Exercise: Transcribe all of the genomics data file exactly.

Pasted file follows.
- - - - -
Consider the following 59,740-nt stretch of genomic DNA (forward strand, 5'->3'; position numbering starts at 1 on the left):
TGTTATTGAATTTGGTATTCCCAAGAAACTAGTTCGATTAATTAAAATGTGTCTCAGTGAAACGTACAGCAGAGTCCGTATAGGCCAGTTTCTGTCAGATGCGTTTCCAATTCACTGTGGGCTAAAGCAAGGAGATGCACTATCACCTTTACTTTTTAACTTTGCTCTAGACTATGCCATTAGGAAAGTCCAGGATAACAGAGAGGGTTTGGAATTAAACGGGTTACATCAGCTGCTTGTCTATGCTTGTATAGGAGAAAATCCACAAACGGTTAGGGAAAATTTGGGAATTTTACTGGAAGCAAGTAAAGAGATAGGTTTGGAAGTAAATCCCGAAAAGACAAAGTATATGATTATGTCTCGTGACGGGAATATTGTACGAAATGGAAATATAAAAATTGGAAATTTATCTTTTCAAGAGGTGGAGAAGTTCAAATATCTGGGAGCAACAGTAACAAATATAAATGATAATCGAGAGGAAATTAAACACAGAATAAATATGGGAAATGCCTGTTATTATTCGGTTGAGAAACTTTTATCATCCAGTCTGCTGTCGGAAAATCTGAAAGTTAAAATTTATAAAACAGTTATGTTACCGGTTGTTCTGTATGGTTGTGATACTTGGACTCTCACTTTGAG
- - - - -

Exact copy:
Consider the following 59,740-nt stretch of genomic DNA (forward strand, 5'->3'; position numbering starts at 1 on the left):
TGTTATTGAATTTGGTATTCCCAAGAAACTAGTTCGATTAATTAAAATGTGTCTCAGTGAAACGTACAGCAGAGTCCGTATAGGCCAGTTTCTGTCAGATGCGTTTCCAATTCACTGTGGGCTAAAGCAAGGAGATGCACTATCACCTTTACTTTTTAACTTTGCTCTAGACTATGCCATTAGGAAAGTCCAGGATAACAGAGAGGGTTTGGAATTAAACGGGTTACATCAGCTGCTTGTCTATGCTTGTATAGGAGAAAATCCACAAACGGTTAGGGAAAATTTGGGAATTTTACTGGAAGCAAGTAAAGAGATAGGTTTGGAAGTAAATCCCGAAAAGACAAAGTATATGATTATGTCTCGTGACGGGAATATTGTACGAAATGGAAATATAAAAATTGGAAATTTATCTTTTCAAGAGGTGGAGAAGTTCAAATATCTGGGAGCAACAGTAACAAATATAAATGATAATCGAGAGGAAATTAAACACAGAATAAATATGGGAAATGCCTGTTATTATTCGGTTGAGAAACTTTTATCATCCAGTCTGCTGTCGGAAAATCTGAAAGTTAAAATTTATAAAACAGTTATGTTACCGGTTGTTCTGTATGGTTGTGATACTTGGACTCTCACTTTGAG